Tag Archives: Sculpture

John Rogers, You Moron

In my ‘Sculpture in the US’ class we recently were required to read 40, COUNT EM!, 40 pages about a sculptor named John Rogers.  Here is what I have learned:

John Rogers was an American sculptor who turned away from neoclassical ideals.  He is known for his genre sculptures, scenes of everyday life.  His are the sculptures that would appear in Victorian homes in 19th and 20th century homes because of how inexpensive and likable they were.  A lot of people in the cities bought his art depicting farm life and rural scenes because it connected them to a place they didn’t actually live in.  There were thousands of these sculptures produced and sold.

After finishing the reading our next class was held in the storage section of our University Museum building and were were able to actually see and touch some of the sculptures by John Rogers (suhweet!). In particular, my group was looking at ‘Coming to the Parson’.  Instead of getting into the depth of the subject matter, I would like to touch on a few technical things.


I don’t particularly like this sculpture, but there are a couple of interesting things about it.  For one- the detail in the table the parson is sitting at is pretty impressive (clawed feet).  For two, even though this sculpture is meant to be viewed from the front, there are interesting details in the back of the parson’s chair and in the books behind the newspaper.  I admire when details are not overlooked in places that may not be viewed as often.

(I do also quite like the animosity between the animals around the feet of the figures.)

What really IRKS me about John Rogers’s sculptures, though, is the color.  The color of his sculptures is meant to look like the clay it was made out of, but it isn’t.  It is a paint that is added after the sculpture has been fired.  Whoever mixed up the color  was definitely waiting until it was the most detestable color possible before applying it and solidifying it for every other sculpture he makes.  It is distracting.. and detracting.  Why not leave it the pretty white color that the cast makes it?  Or why not sell the bronze models?  The muddy brown, not-even-a-color color ruins all of his work for me.  Call me immature, but I can’t enjoy his sculptures (eye-sores).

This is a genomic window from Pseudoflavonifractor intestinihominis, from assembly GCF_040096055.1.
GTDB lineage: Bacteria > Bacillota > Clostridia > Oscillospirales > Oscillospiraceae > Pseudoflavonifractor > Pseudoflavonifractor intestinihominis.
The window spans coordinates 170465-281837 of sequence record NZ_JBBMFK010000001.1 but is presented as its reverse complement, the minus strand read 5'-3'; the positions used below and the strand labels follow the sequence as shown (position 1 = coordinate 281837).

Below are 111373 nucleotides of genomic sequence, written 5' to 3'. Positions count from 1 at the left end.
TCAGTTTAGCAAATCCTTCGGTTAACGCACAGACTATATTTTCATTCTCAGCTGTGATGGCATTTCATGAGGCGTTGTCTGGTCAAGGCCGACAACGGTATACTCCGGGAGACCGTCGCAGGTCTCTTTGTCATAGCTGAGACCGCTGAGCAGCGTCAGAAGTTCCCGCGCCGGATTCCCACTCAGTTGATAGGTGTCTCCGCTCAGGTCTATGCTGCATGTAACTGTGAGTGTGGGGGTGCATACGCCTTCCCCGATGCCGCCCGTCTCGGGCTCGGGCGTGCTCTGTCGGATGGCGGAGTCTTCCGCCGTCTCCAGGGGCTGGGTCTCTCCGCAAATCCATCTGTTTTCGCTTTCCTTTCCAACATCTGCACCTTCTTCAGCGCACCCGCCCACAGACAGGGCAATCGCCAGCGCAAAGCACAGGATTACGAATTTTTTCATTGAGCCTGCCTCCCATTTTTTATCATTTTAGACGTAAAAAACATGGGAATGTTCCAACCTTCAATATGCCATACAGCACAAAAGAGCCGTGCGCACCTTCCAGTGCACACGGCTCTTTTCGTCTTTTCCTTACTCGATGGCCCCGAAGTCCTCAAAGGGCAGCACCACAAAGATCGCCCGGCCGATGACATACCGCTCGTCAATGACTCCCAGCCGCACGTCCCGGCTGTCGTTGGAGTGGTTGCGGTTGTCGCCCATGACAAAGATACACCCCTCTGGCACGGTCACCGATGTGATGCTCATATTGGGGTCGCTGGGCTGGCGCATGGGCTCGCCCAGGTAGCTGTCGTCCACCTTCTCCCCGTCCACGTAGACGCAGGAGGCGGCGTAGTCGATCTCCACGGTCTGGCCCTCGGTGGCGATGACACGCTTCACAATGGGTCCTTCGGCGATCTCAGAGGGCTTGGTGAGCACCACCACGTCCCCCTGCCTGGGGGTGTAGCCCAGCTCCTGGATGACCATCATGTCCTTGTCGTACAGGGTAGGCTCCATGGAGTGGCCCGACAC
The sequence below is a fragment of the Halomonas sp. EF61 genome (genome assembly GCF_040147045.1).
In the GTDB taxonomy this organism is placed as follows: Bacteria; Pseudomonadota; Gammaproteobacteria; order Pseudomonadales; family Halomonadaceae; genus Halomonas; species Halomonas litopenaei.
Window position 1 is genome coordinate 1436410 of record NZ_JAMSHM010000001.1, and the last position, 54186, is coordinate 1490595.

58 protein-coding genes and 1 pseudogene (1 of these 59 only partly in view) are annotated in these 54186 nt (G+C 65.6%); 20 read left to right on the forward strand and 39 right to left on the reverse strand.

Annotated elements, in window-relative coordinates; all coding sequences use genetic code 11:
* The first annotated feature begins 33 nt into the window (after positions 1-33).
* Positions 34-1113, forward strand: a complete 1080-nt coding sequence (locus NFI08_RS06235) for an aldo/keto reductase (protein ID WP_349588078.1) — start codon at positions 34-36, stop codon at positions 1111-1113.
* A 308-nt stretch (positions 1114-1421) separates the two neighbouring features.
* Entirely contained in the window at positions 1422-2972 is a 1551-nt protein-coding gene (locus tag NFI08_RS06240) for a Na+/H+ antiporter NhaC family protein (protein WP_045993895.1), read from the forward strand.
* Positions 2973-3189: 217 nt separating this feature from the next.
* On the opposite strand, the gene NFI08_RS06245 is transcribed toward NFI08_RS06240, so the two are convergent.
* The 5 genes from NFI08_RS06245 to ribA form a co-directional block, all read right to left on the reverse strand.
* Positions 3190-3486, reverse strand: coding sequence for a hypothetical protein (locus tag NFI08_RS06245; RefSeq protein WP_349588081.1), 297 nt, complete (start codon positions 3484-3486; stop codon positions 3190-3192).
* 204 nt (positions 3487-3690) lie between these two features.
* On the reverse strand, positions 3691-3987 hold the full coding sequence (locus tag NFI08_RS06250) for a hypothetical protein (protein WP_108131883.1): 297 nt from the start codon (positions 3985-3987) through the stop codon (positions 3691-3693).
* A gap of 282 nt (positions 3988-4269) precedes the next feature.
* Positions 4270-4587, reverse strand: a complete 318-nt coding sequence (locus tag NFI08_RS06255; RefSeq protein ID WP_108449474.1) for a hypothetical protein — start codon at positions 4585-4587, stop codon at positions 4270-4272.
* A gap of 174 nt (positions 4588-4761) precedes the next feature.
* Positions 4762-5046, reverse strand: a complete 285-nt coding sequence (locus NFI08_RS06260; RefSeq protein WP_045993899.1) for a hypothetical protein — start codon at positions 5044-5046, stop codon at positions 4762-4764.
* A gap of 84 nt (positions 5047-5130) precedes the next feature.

Any challengers?

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This stole my mind for a while when it came up on the screen in my art history sculpture class two weeks ago.  This beautiful thing is called Ganymede and the Eagle by Bertel Throvaldsen (1817-29).  Looking at sculptures like this one and  Greenough’s Prisoner to Wisdom (1836) in a dark room in a cozy building makes me happy.  Simply happy.  It takes me to a place where I could stay for a long time- my little art history world where things are made of marble and I can look at them forever.  Smooth white marble bodies of perfection, with faces that convey so much feeling.  It is a whole world of symbolism and meanings in myths that one can study forever and never fully learn it all.  My art history world is like a great dessert that I never finish.


Love Prisoner of Wisdom does that thing that takes me out of my body and into the picture.  Love Prisoner of Wisdom is this cupid figure shackled to an owl that signifies wisdom.  Pure and simple and beautiful.

I could think on these forever.  Smooth.  White.  Marble.

Marble, Marble, Marble

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